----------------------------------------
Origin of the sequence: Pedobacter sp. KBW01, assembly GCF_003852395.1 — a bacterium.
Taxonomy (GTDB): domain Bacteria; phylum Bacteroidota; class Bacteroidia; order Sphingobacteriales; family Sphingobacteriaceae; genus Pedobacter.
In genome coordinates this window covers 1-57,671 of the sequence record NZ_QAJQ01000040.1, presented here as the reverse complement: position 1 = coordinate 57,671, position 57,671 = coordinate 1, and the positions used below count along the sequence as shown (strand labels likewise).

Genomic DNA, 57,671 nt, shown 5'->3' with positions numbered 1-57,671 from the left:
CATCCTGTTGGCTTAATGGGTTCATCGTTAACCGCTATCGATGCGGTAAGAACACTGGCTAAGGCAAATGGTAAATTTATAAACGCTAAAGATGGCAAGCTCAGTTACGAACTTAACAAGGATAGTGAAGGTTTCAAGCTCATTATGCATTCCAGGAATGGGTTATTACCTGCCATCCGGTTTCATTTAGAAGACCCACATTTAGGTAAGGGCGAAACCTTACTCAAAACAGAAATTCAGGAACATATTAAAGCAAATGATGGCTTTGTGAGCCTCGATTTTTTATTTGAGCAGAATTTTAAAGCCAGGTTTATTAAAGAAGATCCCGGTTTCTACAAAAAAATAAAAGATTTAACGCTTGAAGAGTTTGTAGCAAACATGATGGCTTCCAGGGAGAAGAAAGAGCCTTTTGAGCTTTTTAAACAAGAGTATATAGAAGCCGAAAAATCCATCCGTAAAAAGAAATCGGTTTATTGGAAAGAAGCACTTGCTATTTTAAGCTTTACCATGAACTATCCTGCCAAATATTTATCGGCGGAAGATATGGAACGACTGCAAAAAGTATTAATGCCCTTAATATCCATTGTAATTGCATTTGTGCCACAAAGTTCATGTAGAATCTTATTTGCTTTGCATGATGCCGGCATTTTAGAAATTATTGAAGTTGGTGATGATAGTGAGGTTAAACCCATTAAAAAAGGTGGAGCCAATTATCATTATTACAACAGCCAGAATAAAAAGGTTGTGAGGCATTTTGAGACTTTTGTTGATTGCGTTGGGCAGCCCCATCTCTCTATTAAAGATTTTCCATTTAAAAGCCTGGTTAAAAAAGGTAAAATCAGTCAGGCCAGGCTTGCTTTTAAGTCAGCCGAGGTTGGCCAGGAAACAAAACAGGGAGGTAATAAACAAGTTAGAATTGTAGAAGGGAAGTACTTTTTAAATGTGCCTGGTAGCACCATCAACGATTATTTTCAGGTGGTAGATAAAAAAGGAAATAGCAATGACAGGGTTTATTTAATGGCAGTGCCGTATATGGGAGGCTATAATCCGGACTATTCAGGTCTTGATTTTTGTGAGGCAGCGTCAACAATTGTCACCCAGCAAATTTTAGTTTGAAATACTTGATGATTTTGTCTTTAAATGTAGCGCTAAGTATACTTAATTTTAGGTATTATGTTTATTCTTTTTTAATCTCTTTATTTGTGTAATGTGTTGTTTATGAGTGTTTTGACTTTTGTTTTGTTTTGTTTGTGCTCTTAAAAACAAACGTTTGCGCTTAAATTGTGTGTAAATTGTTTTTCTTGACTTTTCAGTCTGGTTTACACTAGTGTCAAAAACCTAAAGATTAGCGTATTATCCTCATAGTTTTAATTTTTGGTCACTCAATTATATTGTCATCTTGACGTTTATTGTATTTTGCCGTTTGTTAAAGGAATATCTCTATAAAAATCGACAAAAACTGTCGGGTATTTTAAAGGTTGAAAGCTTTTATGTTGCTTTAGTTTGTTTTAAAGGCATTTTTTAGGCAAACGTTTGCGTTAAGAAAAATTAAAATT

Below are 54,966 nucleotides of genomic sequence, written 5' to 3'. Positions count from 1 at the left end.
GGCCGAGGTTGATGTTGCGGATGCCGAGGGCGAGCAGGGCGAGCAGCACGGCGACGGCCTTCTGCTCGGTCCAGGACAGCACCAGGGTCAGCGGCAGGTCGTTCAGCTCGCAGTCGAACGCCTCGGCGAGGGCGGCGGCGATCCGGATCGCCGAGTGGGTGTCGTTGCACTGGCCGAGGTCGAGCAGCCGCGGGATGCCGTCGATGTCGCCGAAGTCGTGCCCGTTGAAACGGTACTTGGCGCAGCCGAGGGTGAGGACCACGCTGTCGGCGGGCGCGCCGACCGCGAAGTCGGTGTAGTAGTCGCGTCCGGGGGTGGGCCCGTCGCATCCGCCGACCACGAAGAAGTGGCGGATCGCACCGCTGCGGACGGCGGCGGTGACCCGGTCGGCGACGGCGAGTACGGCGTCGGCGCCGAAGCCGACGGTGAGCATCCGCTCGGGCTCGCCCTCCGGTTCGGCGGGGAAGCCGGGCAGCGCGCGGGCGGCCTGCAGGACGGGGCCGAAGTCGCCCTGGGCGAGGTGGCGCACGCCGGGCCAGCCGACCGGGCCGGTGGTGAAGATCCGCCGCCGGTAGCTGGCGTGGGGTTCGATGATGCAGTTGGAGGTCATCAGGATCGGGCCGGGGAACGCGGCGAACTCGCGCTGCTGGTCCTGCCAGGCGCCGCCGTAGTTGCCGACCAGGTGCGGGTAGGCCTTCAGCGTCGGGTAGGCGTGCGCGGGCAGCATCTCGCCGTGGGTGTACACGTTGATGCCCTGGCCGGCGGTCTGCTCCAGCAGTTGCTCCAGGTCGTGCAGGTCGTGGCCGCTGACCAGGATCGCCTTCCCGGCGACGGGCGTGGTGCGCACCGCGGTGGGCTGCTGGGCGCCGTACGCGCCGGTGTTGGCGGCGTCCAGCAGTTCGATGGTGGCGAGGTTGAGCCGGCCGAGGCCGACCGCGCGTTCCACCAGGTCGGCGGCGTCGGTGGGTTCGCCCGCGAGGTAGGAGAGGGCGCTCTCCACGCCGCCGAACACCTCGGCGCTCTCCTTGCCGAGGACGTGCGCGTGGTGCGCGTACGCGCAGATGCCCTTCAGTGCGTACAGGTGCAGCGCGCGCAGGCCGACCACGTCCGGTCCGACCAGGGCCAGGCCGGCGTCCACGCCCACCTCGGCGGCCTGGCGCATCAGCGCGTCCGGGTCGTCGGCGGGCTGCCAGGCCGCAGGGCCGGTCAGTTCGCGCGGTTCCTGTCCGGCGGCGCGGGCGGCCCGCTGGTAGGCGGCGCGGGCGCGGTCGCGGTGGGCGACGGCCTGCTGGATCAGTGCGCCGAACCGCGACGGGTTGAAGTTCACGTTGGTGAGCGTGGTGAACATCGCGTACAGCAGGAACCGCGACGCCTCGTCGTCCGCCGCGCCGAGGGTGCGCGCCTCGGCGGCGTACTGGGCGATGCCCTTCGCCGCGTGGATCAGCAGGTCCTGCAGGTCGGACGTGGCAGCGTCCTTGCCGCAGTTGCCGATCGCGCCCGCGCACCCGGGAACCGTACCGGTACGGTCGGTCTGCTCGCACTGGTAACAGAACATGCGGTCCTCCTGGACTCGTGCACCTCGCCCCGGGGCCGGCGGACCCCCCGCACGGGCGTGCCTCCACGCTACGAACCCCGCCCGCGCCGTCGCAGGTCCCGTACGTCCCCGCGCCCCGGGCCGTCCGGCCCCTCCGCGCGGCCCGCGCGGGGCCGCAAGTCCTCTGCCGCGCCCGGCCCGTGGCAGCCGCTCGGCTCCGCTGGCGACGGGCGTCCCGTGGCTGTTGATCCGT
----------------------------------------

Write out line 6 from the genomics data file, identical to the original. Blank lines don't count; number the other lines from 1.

Below are 54,966 nucleotides of genomic sequence, written 5' to 3'. Positions count from 1 at the left end.